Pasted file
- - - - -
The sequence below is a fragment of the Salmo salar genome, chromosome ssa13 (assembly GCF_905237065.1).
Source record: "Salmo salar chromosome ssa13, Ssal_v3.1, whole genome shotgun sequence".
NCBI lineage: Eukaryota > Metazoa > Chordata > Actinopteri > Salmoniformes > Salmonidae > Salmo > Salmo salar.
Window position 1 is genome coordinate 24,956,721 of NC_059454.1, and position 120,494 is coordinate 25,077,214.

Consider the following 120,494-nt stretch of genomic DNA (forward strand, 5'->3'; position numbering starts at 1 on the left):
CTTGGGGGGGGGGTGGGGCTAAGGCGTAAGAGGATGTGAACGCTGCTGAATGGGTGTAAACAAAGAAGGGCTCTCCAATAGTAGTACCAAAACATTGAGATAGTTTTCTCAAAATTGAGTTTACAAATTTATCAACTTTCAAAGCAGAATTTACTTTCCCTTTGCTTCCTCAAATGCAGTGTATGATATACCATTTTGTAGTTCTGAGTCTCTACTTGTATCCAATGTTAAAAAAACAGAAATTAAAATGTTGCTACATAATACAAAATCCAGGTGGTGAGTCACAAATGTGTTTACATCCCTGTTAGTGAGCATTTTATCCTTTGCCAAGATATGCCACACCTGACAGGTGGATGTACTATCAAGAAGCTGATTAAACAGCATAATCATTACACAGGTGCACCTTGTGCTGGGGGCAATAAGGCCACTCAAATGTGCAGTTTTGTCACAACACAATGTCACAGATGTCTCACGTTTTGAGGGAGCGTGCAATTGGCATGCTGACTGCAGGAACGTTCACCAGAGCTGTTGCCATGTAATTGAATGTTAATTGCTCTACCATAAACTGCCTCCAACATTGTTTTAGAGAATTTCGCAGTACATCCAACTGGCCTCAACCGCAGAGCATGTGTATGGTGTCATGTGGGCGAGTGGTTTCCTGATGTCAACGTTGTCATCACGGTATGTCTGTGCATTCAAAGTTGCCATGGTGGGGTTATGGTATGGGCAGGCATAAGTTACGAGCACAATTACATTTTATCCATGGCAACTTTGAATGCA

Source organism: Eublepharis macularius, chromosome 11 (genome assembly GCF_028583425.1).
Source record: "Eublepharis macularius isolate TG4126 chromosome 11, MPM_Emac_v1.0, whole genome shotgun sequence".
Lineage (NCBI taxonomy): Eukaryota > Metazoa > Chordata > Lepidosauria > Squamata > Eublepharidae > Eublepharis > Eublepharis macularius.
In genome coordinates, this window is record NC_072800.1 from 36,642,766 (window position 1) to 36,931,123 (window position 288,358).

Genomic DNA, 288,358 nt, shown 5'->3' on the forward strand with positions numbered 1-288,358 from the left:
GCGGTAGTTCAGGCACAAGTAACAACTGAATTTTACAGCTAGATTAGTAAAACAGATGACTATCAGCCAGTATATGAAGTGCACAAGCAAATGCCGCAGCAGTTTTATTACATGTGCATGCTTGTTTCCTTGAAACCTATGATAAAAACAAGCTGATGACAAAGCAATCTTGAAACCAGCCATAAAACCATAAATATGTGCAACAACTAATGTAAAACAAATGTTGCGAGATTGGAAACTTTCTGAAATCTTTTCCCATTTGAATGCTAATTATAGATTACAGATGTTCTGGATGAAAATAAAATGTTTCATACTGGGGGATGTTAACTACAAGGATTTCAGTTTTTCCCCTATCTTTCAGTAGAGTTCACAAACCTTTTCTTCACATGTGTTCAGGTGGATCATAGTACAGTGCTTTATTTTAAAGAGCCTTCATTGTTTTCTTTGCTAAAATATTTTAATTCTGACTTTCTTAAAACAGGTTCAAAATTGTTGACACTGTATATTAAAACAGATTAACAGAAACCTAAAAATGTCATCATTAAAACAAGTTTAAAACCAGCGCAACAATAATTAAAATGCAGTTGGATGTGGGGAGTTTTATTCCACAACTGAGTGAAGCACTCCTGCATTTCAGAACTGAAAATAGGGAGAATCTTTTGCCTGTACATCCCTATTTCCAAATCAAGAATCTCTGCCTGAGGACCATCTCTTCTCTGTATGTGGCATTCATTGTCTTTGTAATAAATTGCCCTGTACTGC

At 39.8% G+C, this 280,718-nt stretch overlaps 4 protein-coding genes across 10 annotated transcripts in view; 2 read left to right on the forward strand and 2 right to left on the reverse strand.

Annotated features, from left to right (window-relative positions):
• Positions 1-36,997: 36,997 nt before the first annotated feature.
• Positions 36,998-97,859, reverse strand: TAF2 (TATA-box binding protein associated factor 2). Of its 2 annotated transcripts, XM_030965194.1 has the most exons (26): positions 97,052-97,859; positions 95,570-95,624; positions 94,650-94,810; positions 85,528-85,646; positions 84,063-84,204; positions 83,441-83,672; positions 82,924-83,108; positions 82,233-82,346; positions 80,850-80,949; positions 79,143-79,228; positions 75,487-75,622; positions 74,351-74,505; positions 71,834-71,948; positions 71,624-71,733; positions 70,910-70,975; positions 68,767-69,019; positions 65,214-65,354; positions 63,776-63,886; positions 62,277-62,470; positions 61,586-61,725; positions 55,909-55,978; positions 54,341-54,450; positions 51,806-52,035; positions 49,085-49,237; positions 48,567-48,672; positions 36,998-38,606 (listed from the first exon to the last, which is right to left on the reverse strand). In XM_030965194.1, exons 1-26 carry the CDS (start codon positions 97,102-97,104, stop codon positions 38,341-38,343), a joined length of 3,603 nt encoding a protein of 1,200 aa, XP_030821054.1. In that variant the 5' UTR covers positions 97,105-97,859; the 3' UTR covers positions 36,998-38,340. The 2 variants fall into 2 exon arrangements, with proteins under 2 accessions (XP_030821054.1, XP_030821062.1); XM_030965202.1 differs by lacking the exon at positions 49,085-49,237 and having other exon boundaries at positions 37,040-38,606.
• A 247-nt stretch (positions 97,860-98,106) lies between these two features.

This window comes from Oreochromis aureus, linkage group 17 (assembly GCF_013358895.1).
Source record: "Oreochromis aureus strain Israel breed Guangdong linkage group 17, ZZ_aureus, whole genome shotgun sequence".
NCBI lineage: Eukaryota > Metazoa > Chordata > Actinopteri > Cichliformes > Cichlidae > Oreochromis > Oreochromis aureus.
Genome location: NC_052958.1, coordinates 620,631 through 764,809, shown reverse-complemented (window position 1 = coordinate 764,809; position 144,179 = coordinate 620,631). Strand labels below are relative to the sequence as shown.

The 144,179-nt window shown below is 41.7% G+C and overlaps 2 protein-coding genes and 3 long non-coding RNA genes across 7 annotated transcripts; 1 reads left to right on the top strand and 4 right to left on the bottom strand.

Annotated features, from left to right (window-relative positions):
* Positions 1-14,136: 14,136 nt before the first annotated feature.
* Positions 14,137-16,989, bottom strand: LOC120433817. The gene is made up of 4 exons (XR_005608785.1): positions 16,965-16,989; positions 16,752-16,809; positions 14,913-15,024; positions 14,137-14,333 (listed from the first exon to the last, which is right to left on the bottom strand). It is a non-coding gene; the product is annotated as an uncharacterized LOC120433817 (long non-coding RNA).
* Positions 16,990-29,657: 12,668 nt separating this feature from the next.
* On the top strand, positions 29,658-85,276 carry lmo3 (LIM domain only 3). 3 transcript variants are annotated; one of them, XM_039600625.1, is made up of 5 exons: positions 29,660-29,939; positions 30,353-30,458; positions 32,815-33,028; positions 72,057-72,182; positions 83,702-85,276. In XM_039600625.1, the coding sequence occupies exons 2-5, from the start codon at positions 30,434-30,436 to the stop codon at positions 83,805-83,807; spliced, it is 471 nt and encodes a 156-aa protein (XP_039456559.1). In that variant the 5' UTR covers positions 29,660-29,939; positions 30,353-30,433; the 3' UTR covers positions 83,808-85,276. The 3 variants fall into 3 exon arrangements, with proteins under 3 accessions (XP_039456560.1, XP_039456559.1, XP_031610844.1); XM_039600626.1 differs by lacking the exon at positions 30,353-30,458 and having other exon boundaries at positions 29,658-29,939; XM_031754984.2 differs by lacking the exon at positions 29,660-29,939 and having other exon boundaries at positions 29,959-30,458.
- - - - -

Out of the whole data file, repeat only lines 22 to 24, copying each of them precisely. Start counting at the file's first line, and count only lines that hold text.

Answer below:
The 144,179-nt window shown below is 41.7% G+C and overlaps 2 protein-coding genes and 3 long non-coding RNA genes across 7 annotated transcripts; 1 reads left to right on the top strand and 4 right to left on the bottom strand.

Annotated features, from left to right (window-relative positions):
* Positions 1-14,136: 14,136 nt before the first annotated feature.